Most auto insurers cover windshield replacement if you have comprehensive coverage on your policy. In some cases, deductibles do not apply for windshield repairs. However, if you need to completely replace your windshield, you are likely to be responsible for paying your comprehensive deductible, unless you live in a “zero deductible” status. Most insurance companies will only pay for windshield replacement up to the cost of an aftermarket glass.
Your insurance company can only approve an OEM glass replacement if your vehicle has a specific safety or technology specification attached to the windshield that will only work properly with an OEM windshield. In most cases, your insurance provider will cover the cost of replacing your windshield. It's worth mentioning that drivers with comprehensive car insurance have an even higher chance of getting coverage. On rare occasions, you may need to take your car to a dealer to recalibrate it after replacing the windshield.
If you don't live in one of these states, you may have to pay your full deductible to have your windshield repaired or replaced. However, drivers should remember that replacing the windshield through their insurance provider usually requires drivers to pay a deductible (a down payment that is made before coverage starts). After filing the claim, the insurance company will require that the damage be inspected to determine if the windshield should be repaired or replaced. Even if glass damage is covered by your auto insurance policy, replacing the windshield with your insurance coverage could cost more.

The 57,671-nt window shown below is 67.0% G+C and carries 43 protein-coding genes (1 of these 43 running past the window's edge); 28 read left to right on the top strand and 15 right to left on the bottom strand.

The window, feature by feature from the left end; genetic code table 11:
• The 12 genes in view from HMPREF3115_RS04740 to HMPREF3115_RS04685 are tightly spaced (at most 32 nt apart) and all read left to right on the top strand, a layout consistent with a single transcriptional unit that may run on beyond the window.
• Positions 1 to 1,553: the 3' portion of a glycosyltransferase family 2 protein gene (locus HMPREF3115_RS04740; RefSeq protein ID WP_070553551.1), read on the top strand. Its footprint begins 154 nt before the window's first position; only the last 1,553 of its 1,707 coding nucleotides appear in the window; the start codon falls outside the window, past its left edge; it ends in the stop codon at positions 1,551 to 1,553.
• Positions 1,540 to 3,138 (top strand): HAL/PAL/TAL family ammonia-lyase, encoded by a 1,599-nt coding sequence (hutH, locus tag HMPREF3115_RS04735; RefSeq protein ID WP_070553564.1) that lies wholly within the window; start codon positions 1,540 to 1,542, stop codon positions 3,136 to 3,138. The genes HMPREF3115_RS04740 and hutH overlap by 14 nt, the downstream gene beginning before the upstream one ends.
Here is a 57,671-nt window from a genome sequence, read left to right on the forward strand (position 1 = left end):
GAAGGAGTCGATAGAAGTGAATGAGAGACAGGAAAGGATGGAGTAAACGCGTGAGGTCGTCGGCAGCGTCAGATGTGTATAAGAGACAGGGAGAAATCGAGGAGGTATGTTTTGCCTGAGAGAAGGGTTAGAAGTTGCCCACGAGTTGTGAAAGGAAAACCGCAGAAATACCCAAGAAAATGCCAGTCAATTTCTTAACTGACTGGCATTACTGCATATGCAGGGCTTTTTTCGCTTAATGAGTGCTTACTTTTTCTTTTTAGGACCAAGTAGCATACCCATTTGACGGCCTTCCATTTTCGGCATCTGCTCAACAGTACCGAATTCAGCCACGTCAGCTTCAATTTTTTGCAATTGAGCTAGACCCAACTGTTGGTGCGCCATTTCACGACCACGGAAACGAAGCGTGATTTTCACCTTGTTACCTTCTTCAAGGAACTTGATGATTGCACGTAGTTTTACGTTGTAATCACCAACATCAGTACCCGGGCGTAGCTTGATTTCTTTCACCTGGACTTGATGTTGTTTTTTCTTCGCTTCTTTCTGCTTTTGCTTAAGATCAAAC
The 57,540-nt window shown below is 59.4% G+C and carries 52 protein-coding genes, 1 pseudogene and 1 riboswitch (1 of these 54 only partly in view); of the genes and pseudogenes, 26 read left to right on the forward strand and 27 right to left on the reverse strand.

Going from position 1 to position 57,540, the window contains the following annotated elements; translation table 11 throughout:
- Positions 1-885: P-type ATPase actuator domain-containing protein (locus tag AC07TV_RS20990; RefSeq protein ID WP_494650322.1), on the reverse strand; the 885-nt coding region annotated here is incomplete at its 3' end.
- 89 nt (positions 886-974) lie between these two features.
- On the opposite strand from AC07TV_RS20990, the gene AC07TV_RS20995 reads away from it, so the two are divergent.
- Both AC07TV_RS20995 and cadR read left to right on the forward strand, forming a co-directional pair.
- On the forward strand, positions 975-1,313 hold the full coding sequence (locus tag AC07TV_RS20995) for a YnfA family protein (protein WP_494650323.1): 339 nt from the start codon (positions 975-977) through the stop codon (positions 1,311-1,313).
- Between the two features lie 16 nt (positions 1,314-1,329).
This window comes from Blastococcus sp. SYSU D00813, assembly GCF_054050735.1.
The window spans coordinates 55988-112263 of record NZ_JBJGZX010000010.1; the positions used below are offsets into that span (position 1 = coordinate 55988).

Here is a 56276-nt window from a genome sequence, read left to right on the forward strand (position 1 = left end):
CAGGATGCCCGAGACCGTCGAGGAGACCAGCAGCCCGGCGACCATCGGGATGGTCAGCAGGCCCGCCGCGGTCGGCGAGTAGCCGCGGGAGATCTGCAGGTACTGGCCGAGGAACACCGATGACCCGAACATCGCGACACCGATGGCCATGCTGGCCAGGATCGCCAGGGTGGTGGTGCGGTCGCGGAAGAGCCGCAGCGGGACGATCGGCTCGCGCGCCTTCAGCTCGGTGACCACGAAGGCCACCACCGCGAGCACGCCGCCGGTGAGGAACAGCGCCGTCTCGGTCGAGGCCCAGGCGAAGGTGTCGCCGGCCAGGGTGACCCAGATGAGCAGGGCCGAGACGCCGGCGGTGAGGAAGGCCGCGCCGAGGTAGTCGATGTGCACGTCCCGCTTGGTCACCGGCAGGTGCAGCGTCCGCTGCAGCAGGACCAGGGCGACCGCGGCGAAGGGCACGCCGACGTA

Without delay, the glass shop moved to replace the windshield on the same day and took additional steps to ensure that the trim was sealed properly. Yes, USAA will pay for windshield replacement or repair services for customers who have comprehensive coverage. The good news is that replacing or repairing your windshield is likely covered by the comprehensive coverage already in your car insurance policy. Cracks over six inches long are considered irreparable and need a complete windshield replacement.
Windshield repair and replacement is usually very affordable, so it could cost less than your deductible. In some states, there are specific laws that regulate whether customers will have to pay their deductible for windshield repairs or replacements. The USAA waives the comprehensive deductible for windshield repairs, although customers will have to pay their deductible for the full replacement, unless their policy or state law says otherwise. Yes, you have to pay a deductible for windshield replacement if you use your comprehensive or collision coverage.
If your car insurance doesn't cover windshield replacement or glass damage, you should still do the repairs. If another driver breaks the windshield, their liability protection would pay for a replacement.